Conclusions 

Despite a limited, single infusion, VAY736 achieved in this early phase trial trends in the primary outcome and across all secondary outcomes. Thus, this treatment was safe and suggests a positive therapeutic effect for this dual mechanisms of action in pSS that warrant further evaluation.

Publication date
Authors
Tillner J, Posch MG, Hüser A, Teichert L, Einig C, Bergmann K, Keil S, Rimbault M, Larsen PJ, Lorenz M
Abstract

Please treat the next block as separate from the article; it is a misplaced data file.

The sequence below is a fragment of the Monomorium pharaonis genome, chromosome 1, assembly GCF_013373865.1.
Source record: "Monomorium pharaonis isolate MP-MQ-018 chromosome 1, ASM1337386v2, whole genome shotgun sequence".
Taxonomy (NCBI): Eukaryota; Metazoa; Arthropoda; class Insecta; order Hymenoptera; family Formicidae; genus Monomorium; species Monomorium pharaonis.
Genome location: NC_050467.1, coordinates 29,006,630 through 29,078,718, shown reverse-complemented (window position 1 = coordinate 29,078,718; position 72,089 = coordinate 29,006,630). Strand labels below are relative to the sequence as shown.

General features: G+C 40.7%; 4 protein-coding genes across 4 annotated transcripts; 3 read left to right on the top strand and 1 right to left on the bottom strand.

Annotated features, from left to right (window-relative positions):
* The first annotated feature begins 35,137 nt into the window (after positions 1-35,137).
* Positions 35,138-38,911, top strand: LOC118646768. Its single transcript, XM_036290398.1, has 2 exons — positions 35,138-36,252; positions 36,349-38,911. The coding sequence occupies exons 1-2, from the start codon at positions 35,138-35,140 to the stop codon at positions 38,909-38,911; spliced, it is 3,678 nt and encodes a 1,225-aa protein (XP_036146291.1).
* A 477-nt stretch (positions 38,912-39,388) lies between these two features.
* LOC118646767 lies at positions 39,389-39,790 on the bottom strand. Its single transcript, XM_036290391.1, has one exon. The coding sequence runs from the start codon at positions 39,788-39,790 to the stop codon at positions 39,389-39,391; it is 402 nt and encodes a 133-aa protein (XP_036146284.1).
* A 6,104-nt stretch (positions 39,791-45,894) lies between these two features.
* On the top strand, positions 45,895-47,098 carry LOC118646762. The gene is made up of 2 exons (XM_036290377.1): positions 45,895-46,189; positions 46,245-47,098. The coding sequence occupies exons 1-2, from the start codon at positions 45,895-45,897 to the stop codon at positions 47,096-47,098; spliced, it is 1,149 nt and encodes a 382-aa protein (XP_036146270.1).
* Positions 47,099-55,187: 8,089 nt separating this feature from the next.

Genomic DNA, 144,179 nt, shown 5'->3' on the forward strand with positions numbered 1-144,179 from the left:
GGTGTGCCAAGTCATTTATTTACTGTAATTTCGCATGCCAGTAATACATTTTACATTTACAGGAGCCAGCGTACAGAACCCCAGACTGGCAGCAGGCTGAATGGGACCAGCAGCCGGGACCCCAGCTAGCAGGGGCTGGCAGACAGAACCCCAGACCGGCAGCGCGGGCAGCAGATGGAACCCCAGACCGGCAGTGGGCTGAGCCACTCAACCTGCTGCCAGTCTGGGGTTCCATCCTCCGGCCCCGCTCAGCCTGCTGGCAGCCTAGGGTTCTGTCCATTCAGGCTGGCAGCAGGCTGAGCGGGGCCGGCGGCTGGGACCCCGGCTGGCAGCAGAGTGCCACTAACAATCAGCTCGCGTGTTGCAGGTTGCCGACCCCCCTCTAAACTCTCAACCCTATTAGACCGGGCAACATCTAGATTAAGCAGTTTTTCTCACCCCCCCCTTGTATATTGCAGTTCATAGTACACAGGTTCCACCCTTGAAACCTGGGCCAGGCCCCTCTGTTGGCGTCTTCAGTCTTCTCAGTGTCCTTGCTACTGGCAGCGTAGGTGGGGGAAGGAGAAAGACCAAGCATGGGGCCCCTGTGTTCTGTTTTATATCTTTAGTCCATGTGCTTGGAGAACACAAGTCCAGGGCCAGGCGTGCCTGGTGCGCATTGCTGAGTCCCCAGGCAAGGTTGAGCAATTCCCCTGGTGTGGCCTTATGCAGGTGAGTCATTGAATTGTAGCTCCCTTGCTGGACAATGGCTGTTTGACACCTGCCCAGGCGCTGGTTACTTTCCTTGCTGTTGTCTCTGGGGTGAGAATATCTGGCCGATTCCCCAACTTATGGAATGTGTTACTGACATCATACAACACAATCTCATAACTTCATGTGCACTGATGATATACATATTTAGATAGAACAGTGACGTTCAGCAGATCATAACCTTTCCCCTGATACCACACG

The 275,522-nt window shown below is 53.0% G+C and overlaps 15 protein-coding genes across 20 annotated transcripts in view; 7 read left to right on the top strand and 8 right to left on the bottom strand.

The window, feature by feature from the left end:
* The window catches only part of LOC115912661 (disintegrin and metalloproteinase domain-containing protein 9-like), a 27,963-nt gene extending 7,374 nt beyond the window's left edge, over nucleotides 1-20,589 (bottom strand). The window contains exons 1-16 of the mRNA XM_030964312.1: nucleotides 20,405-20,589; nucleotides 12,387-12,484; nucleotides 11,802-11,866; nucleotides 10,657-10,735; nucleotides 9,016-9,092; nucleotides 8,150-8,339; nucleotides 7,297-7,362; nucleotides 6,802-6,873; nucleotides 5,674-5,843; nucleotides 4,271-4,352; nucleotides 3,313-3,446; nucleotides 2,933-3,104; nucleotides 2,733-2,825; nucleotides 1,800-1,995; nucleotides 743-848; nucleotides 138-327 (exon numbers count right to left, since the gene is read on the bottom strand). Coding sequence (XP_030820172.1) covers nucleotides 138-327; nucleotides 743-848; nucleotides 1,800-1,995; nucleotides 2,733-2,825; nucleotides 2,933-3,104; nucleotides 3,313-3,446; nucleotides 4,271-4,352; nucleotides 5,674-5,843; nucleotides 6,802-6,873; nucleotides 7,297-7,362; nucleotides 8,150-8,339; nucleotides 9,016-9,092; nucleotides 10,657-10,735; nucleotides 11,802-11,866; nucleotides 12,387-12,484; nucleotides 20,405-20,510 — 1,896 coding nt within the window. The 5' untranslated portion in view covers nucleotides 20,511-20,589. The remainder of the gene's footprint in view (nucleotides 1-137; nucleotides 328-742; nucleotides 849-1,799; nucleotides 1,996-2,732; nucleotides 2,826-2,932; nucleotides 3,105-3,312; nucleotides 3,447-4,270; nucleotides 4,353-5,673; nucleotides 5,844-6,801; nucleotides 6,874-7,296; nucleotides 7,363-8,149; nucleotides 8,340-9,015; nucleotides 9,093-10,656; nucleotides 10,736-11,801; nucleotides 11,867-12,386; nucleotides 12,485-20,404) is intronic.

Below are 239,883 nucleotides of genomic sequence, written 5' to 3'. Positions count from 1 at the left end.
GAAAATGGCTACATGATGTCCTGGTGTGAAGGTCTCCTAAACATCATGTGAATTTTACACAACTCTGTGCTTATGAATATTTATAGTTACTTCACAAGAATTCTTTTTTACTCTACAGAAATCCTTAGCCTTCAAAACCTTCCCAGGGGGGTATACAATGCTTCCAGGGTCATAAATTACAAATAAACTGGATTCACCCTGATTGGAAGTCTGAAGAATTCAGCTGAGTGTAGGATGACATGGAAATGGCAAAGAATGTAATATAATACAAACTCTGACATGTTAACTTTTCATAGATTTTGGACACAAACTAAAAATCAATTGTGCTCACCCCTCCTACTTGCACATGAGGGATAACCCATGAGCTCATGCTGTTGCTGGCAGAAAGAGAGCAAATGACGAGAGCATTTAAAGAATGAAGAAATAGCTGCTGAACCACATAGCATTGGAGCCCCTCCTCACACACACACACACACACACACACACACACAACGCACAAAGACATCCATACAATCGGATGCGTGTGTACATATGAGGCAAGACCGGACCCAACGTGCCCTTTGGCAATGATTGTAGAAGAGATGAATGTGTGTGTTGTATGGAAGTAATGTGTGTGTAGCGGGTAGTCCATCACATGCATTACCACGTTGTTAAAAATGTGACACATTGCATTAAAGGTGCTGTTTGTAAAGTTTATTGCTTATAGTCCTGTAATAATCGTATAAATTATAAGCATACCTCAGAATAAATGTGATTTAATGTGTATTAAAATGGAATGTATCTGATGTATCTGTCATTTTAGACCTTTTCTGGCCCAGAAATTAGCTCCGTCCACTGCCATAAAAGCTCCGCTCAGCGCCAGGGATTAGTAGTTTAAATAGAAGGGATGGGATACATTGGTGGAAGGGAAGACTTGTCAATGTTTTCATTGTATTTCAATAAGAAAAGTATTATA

GLP-1 agonists are well-established treatments to achieve glycemic control associated with weight loss in type 2 diabetes mellitus (T2DM) patients. Early clinical experimentation with the endogenous dual GLP-1/glucagon receptor agonist oxyntomodulin suggests superior weight loss is achievable trough this combination. SAR425899 is a novel entity with agonistic activity on both receptors. Clinical development started in 2014 with a single ascending dose (SAD) study in healthy subjects and a combined multiple ascending dose study in healthy subjects (MAD-1) and T2DM patients (MAD-2, NCT02411825). Studies were placebo controlled, randomized and double blind. SAD: 32 subjects were randomized to receive sequentially one out of five SAR425899 doses (0.01, 0.03, 0.05, 0.075 and 0.1 mg, subcutaneously) or placebo. Drug exposure and C increased roughly dose proportionally, half-life was around 15 hours. Glucose levels following a mixed meal test were lowered by SAR425899 at doses >0.03mg. Adverse events (AE) related to gastrointestinal disorders (GI) were reported most often. Heart rate increased at doses > 0.05 mg. MAD-1: 40 subjects were treated with one out of five dose regimens (0.025 - 0.05 - 0.075, 0.05 - 0.075 - 0.01, 0.05 - 0.1 - 0.15, 0.05 - 0.1 - 0.2 and 0.06 - 0.12 - 0.18 mg SAR425899) over 21 days including two uptitration steps. FPG, PPG and body weight were lowered at all doses with maximal weight loss at highest dose. Dose-dependent GI AEs were observed most frequently and increased heart rate and a few cases of mild plasma level elevations of lipase were noted for all dose groups. MAD-2: 36 overweight to obese subjects with T2DM were included to receive one out of two dose regimens, 0.03 - 0.06 - 0.09 or 0.06 - 0.12 - 0.18 mg SAR425899, over 28 days with uptitration after day 7 and 14. The pattern of AEs was similar to those observed in healthy subjects while heart rate elevation and loss of body weight was less pronounced.